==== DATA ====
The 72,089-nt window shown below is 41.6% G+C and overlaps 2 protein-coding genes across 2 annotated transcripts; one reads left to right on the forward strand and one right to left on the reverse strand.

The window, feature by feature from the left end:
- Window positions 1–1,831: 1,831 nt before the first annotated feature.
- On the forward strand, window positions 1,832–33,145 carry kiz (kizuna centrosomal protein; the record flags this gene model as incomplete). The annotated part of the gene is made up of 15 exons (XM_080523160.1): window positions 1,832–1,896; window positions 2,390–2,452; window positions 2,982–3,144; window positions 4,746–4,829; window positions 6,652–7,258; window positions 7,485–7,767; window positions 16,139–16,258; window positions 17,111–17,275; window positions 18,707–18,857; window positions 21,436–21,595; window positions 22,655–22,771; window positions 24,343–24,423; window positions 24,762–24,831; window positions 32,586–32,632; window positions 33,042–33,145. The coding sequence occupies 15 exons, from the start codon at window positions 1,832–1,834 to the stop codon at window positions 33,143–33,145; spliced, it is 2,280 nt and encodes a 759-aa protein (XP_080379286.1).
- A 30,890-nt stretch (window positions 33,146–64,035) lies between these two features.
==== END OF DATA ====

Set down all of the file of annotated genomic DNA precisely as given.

The 72,089-nt window shown below is 41.6% G+C and overlaps 2 protein-coding genes across 2 annotated transcripts; one reads left to right on the forward strand and one right to left on the reverse strand.

The window, feature by feature from the left end:
- Window positions 1–1,831: 1,831 nt before the first annotated feature.
- On the forward strand, window positions 1,832–33,145 carry kiz (kizuna centrosomal protein; the record flags this gene model as incomplete). The annotated part of the gene is made up of 15 exons (XM_080523160.1): window positions 1,832–1,896; window positions 2,390–2,452; window positions 2,982–3,144; window positions 4,746–4,829; window positions 6,652–7,258; window positions 7,485–7,767; window positions 16,139–16,258; window positions 17,111–17,275; window positions 18,707–18,857; window positions 21,436–21,595; window positions 22,655–22,771; window positions 24,343–24,423; window positions 24,762–24,831; window positions 32,586–32,632; window positions 33,042–33,145. The coding sequence occupies 15 exons, from the start codon at window positions 1,832–1,834 to the stop codon at window positions 33,143–33,145; spliced, it is 2,280 nt and encodes a 759-aa protein (XP_080379286.1).
- A 30,890-nt stretch (window positions 33,146–64,035) lies between these two features.